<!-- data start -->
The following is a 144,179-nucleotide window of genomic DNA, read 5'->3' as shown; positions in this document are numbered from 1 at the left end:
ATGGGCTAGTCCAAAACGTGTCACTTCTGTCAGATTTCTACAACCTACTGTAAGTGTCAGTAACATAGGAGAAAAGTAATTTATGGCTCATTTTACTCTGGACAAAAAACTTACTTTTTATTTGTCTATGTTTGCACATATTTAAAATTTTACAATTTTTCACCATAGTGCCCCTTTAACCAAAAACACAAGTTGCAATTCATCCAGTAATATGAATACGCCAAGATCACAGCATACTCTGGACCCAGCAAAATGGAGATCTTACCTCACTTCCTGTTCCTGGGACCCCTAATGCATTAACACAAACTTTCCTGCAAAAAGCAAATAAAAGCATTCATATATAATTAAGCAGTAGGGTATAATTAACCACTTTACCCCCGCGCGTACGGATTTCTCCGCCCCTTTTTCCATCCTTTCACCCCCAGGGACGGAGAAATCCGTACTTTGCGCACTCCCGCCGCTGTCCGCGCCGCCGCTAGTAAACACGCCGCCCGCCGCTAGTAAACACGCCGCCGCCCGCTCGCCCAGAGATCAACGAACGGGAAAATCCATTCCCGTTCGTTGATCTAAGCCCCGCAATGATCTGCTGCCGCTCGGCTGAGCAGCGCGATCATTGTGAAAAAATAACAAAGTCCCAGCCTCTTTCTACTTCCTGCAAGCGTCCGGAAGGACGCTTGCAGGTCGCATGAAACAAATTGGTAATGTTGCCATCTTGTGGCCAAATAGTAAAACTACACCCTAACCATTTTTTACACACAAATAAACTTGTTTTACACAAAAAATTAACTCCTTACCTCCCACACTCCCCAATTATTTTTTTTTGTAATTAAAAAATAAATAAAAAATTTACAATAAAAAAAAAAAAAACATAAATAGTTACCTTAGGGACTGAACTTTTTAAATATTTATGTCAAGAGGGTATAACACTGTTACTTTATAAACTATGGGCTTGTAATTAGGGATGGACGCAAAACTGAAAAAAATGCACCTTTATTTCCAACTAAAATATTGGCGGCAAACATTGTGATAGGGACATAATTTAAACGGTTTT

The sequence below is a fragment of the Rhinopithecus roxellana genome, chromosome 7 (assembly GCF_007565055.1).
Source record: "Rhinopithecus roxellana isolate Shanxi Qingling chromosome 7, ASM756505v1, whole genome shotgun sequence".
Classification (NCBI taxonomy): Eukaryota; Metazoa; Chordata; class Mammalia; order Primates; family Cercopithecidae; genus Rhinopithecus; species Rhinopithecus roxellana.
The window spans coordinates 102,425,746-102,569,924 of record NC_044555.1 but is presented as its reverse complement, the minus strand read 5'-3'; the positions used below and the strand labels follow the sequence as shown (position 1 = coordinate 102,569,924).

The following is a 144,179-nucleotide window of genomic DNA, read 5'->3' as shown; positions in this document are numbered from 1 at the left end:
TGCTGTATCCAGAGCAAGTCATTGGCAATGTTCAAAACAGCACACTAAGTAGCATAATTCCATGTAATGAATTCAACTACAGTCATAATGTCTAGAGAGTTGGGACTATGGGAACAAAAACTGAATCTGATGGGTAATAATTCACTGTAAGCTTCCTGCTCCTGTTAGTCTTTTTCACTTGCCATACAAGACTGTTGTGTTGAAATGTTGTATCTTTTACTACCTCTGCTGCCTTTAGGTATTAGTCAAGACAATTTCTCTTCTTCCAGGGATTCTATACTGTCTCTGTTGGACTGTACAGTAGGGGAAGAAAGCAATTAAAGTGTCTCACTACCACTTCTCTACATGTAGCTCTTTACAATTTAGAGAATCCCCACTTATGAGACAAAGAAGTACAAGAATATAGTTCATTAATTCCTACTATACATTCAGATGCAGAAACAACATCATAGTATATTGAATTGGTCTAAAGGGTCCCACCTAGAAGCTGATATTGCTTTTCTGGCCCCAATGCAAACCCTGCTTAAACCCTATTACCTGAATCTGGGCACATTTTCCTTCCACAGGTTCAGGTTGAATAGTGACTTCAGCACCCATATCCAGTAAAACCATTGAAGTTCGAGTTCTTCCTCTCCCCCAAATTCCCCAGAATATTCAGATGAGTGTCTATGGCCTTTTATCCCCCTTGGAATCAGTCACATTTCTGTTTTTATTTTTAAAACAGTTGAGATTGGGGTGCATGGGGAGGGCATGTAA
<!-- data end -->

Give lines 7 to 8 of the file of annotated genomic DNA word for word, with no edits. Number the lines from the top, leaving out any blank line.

The following is a 144,179-nucleotide window of genomic DNA, read 5'->3' as shown; positions in this document are numbered from 1 at the left end:
TGCTGTATCCAGAGCAAGTCATTGGCAATGTTCAAAACAGCACACTAAGTAGCATAATTCCATGTAATGAATTCAACTACAGTCATAATGTCTAGAGAGTTGGGACTATGGGAACAAAAACTGAATCTGATGGGTAATAATTCACTGTAAGCTTCCTGCTCCTGTTAGTCTTTTTCACTTGCCATACAAGACTGTTGTGTTGAAATGTTGTATCTTTTACTACCTCTGCTGCCTTTAGGTATTAGTCAAGACAATTTCTCTTCTTCCAGGGATTCTATACTGTCTCTGTTGGACTGTACAGTAGGGGAAGAAAGCAATTAAAGTGTCTCACTACCACTTCTCTACATGTAGCTCTTTACAATTTAGAGAATCCCCACTTATGAGACAAAGAAGTACAAGAATATAGTTCATTAATTCCTACTATACATTCAGATGCAGAAACAACATCATAGTATATTGAATTGGTCTAAAGGGTCCCACCTAGAAGCTGATATTGCTTTTCTGGCCCCAATGCAAACCCTGCTTAAACCCTATTACCTGAATCTGGGCACATTTTCCTTCCACAGGTTCAGGTTGAATAGTGACTTCAGCACCCATATCCAGTAAAACCATTGAAGTTCGAGTTCTTCCTCTCCCCCAAATTCCCCAGAATATTCAGATGAGTGTCTATGGCCTTTTATCCCCCTTGGAATCAGTCACATTTCTGTTTTTATTTTTAAAACAGTTGAGATTGGGGTGCATGGGGAGGGCATGTAA